Tuesday, March 24, 2009

Hello There

1 1/2 oz. gin
1/2 oz. Pimm's
1/2 oz. lemon juice
1/2 oz. raspberry syrup
1/4 oz. green Chartreuse

Shake over cracked ice and double strain into a cocktail glass. Garnish with a lemon twist.

Naming drinks is tough; I think it should be something with at least a little relevance. For this one I took the easy way out. I did a Google search for raspberry, lemon, chartreuse, and somehow came upon a garden nursery page with this as one descpription:
Hello There: Ev, M-L
Light raspberry pink with a rose red halo and contrasting chartreuse centre. Distinctive eyed variety.
Works for me.

Smokey Mary

3 oz. vodka
2 1/2 oz. smoked tomato juice
2 1/2 oz. tomato juice
1/2 oz. lemon juice
1/4 oz Worcestershire
pepper/celery salt to taste
dash of hot sauce (I used Sriracha)

Shake all ingredients over cracked ice and strain into an ice-filled collins or high-ball. Garnish with pickled vegetables or celery.

Smoked tomato juice
Halve tomatoes and smoke over indirect heat on a charcoal grill using hickory or mesquite wood chips for 20 minutes. If you happen to be cooking a steak at the time, even better. Remove and allow to cool. Transfer to a blender and process, then strain. 4 medium tomatoes will yield about 2 cups of juice.

This was inspired by the recent Imbibe's Smoke Signals article, and I thought if any drink could handle some smoke it would be the Bloody Mary. At full strength this has a pretty intense smoke flavor, which is good, but better diluted by half.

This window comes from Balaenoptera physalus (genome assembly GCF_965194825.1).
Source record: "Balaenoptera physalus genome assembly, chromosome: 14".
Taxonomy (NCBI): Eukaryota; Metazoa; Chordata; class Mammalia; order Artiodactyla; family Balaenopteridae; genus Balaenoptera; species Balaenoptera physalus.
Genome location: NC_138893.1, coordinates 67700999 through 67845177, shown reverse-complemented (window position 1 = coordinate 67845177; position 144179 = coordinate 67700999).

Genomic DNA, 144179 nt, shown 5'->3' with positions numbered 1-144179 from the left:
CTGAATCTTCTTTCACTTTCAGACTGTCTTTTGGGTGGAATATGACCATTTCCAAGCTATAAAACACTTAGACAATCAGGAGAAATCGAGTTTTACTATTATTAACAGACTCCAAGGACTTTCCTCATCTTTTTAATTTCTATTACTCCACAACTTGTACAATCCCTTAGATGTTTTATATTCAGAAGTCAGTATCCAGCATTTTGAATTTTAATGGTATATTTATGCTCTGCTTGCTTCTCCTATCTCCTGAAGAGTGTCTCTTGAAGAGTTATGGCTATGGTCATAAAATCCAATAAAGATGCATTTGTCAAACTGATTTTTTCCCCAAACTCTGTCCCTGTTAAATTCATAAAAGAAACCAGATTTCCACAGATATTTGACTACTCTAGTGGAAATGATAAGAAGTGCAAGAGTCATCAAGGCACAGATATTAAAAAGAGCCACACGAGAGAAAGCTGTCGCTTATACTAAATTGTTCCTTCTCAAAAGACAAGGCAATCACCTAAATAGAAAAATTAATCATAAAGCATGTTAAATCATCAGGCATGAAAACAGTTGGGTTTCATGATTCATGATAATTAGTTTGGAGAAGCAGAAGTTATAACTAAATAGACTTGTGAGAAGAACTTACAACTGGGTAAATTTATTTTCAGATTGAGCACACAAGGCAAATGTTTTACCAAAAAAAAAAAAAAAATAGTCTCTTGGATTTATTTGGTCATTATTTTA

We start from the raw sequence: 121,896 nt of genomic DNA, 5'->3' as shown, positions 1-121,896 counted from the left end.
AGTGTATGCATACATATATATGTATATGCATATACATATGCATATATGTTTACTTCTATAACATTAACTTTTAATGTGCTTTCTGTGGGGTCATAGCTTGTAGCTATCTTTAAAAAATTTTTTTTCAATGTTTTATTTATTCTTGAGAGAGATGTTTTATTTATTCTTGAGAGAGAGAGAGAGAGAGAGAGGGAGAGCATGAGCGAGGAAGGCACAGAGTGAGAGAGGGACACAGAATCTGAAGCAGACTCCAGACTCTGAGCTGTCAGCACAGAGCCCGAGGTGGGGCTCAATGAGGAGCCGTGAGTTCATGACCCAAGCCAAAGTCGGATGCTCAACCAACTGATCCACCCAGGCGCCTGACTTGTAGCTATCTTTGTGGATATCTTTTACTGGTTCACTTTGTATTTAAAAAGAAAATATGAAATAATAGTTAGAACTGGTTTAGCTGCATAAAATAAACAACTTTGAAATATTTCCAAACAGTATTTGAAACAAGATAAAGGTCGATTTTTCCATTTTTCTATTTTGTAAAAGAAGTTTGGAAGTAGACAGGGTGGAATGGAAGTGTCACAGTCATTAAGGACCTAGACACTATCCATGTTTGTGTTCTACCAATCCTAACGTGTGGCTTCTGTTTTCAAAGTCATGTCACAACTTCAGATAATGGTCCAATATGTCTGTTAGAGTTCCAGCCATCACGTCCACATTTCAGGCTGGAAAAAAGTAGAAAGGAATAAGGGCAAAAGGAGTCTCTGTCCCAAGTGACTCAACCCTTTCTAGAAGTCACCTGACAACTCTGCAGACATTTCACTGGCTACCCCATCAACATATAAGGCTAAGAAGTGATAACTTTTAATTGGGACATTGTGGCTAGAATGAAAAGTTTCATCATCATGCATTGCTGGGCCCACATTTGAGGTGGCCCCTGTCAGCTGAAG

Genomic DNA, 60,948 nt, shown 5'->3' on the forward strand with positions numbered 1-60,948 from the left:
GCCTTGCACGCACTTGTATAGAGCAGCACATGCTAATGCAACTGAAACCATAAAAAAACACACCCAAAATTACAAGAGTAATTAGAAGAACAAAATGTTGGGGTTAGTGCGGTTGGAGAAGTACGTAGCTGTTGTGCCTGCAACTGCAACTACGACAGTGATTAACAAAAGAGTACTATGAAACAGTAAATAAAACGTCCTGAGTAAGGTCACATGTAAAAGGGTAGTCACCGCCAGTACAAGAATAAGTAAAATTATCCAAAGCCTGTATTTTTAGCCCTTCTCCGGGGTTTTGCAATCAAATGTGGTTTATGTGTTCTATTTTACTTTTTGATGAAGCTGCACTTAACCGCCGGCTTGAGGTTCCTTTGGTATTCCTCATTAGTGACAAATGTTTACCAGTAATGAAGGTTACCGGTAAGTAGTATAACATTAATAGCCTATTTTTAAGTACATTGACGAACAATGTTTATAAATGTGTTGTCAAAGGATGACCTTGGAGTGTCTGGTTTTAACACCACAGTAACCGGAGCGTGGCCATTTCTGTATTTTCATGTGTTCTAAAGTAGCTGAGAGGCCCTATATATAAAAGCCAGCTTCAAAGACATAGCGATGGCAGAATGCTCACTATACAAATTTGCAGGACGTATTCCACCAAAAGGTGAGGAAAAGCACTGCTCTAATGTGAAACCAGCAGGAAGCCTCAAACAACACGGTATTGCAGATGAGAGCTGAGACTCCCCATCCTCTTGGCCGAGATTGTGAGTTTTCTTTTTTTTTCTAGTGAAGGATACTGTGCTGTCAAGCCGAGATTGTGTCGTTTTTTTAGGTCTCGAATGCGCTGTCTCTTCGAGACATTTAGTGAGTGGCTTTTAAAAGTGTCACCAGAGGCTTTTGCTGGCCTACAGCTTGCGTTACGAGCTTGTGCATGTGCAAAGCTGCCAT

Tuesday, March 17, 2009

Deep Red

2 oz. Syrah, or similair
1 oz. brandy
1/2 oz. Canton ginger liqueur
1/4 oz. lemon juice
2 dashes peach bitters

Stir over cracked ice and double strain (Hawthorne or julep and tea strainer) into a cocktail glass.


Random cocktail experiment

Esquire magazine has one thing going for it: David Wondrich is a monthly contributor. This month, he gives a basic formula for creating cocktails: 2 oz. liquor, 1 oz. fortified wine, 1 tsp. liqueur, 2 dashes bitters. To this recipe I blindly contributed Jim Beam rye, Dubonnet rouge, parfait amour, orange bitters, and ended up with...

2 oz. rye
1 oz. Dubonnet rouge
1 tsp. parfait amour
2 dashes Regan's orange bitters

Not to say that any combination of the above formula would be worth drinking, but this ended up being pretty tasty, like a Manhattan with a sweet orange flavor. Wondrich is a genius.

Terms of Endearment

After Jerry Thomas' Bon Vivant's Companion (1862) and before prohibition (1919), drinks fell under a much more standardized classification. Although these distinctions were still used following prohibition, they had been mostly forgotten by the public. Back then, a cocktail was a cocktail (see below), not just a term for any mixed drink. And a martini was gin, vermouth, and orange bitters, not anything that is served up in a cocktail glass.

  • Buck = a highball made with ginger ale + lime/lemon juice.
  • Cobbler = base spirit or wine/sherry, stirred with sugar, poured over crushed ice with plenty of fresh fruit, served with a straw and a spoon.
  • Cocktail = base spirit, sugar, bitters, chilled and generally served up. The word "cocktail" first appeared in print 1803, but the first printed explanation of the word was in The Balance on May 13, 1806:
    Cocktail is a stimulating liquor, composed of spirits of any kind, sugar, water, and bitters-it is vulgarly called bittered sling and is supposed to be an excellent electioneering potion...
    Later, especially with the introduction of vermouth, a cocktail could be any spirit with a sweetening and bittering agent, usually served up.
  • Collins = lemon juice, spirit, sugar, soda water built in a tall glass over ice.
  • Cooler = a long spiral of a whole lemon/lime/orange placed in a Collins glass, then ice, spirit, and soda built in the glass.
  • Crusta = a relative of the cocktail, but with a sugared rim, and garnished with the entire zest of a lemon or orange.